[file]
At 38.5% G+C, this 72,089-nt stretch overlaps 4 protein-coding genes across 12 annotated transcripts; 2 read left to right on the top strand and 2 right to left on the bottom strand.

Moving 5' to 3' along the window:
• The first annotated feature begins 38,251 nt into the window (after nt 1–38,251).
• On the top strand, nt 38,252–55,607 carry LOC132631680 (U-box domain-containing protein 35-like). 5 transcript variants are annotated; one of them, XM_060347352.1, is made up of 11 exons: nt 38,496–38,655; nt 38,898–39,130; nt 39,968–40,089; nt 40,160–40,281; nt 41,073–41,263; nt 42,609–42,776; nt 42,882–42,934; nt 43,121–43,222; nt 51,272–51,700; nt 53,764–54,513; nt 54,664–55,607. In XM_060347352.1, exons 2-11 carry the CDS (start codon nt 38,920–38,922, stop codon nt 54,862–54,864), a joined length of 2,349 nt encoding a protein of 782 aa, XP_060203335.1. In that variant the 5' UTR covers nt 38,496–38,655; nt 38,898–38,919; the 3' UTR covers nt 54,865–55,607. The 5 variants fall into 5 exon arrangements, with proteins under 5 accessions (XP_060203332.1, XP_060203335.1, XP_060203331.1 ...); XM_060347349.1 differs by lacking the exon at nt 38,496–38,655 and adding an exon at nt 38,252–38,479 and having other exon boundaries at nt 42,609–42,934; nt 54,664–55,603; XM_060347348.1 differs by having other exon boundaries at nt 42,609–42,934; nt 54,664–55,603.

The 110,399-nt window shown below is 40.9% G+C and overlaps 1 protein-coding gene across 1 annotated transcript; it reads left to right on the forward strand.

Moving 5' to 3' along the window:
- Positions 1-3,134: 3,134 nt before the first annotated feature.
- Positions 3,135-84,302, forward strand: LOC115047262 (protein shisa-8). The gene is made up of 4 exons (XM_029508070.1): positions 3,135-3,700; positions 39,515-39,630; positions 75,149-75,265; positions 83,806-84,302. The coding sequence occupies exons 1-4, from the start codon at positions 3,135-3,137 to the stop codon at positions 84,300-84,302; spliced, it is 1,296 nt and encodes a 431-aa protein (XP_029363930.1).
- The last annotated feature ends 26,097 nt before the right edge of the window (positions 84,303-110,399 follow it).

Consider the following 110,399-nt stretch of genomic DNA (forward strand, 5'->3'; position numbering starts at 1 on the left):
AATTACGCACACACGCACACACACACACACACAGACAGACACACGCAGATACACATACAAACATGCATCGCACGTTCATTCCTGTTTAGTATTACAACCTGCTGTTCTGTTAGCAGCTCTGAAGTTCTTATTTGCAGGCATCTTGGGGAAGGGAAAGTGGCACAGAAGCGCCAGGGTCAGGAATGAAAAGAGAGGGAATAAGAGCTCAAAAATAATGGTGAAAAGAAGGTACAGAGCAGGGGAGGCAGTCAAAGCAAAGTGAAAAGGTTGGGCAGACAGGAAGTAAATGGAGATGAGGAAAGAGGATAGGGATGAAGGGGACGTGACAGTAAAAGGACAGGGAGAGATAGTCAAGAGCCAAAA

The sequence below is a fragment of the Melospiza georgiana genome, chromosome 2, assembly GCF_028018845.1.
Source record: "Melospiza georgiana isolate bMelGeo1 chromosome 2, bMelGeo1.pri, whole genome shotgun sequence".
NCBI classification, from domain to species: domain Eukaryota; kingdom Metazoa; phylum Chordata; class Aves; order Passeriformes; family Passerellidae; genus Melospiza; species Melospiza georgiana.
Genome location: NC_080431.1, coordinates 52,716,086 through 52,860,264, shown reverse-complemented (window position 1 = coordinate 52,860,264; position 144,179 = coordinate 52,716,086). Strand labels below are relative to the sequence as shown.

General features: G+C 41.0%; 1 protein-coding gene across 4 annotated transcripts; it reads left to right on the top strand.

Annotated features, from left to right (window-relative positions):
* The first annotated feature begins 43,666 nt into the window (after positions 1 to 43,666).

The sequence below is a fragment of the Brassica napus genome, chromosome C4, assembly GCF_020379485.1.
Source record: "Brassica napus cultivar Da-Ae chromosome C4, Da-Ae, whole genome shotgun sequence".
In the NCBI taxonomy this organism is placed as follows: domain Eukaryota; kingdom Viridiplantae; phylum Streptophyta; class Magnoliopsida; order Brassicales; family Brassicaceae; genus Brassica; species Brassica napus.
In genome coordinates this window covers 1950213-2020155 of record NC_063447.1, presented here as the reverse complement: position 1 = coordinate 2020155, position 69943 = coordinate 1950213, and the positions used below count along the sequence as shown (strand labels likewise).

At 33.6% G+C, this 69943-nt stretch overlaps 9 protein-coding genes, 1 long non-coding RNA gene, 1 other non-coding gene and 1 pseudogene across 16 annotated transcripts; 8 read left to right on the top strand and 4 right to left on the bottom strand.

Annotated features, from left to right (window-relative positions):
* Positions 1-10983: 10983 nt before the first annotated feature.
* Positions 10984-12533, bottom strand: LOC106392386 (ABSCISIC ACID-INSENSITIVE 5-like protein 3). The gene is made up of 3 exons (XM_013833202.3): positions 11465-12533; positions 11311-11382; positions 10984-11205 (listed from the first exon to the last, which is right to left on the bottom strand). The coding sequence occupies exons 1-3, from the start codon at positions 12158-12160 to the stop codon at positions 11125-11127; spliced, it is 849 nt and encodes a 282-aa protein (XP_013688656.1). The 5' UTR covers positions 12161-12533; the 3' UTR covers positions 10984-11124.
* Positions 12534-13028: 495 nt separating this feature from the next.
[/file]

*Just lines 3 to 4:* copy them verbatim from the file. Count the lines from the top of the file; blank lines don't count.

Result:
• The first annotated feature begins 38,251 nt into the window (after nt 1–38,251).
• On the top strand, nt 38,252–55,607 carry LOC132631680 (U-box domain-containing protein 35-like). 5 transcript variants are annotated; one of them, XM_060347352.1, is made up of 11 exons: nt 38,496–38,655; nt 38,898–39,130; nt 39,968–40,089; nt 40,160–40,281; nt 41,073–41,263; nt 42,609–42,776; nt 42,882–42,934; nt 43,121–43,222; nt 51,272–51,700; nt 53,764–54,513; nt 54,664–55,607. In XM_060347352.1, exons 2-11 carry the CDS (start codon nt 38,920–38,922, stop codon nt 54,862–54,864), a joined length of 2,349 nt encoding a protein of 782 aa, XP_060203335.1. In that variant the 5' UTR covers nt 38,496–38,655; nt 38,898–38,919; the 3' UTR covers nt 54,865–55,607. The 5 variants fall into 5 exon arrangements, with proteins under 5 accessions (XP_060203332.1, XP_060203335.1, XP_060203331.1 ...); XM_060347349.1 differs by lacking the exon at nt 38,496–38,655 and adding an exon at nt 38,252–38,479 and having other exon boundaries at nt 42,609–42,934; nt 54,664–55,603; XM_060347348.1 differs by having other exon boundaries at nt 42,609–42,934; nt 54,664–55,603.